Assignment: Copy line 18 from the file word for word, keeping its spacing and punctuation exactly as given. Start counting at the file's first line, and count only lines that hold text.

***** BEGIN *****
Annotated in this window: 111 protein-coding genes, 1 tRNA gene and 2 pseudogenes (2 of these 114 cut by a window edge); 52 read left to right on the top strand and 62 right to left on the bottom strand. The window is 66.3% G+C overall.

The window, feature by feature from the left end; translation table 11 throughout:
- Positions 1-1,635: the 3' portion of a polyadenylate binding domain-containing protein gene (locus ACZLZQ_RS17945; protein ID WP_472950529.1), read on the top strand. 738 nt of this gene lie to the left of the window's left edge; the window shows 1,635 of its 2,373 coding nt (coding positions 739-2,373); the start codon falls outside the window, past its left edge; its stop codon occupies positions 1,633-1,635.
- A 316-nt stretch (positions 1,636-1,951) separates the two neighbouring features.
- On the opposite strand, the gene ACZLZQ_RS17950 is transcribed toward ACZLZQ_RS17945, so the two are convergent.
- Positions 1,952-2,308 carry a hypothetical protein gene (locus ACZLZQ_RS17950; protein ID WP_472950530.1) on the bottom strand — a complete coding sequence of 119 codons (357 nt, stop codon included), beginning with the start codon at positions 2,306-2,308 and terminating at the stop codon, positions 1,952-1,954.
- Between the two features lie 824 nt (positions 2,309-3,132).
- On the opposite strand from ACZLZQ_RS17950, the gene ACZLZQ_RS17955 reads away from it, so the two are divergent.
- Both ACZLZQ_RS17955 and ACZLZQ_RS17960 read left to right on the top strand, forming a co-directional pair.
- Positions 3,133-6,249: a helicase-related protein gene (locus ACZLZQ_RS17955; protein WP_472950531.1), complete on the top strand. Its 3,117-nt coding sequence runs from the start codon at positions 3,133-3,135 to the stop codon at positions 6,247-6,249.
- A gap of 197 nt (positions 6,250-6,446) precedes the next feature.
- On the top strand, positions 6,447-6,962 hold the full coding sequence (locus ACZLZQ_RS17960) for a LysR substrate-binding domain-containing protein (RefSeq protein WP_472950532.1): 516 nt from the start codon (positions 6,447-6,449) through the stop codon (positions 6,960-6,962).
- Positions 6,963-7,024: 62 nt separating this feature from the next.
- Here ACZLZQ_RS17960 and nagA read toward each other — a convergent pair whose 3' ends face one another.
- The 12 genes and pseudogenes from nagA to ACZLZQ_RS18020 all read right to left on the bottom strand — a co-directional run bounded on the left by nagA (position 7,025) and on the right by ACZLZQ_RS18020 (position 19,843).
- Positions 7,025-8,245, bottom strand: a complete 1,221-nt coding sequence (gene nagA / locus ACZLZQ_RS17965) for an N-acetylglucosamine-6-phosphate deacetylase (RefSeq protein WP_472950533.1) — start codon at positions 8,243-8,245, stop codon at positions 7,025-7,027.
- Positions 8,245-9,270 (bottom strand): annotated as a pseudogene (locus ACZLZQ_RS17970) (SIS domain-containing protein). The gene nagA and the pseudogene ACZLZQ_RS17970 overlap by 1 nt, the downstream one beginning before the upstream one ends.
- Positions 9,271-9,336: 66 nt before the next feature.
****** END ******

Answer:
- Positions 9,271-9,336: 66 nt before the next feature.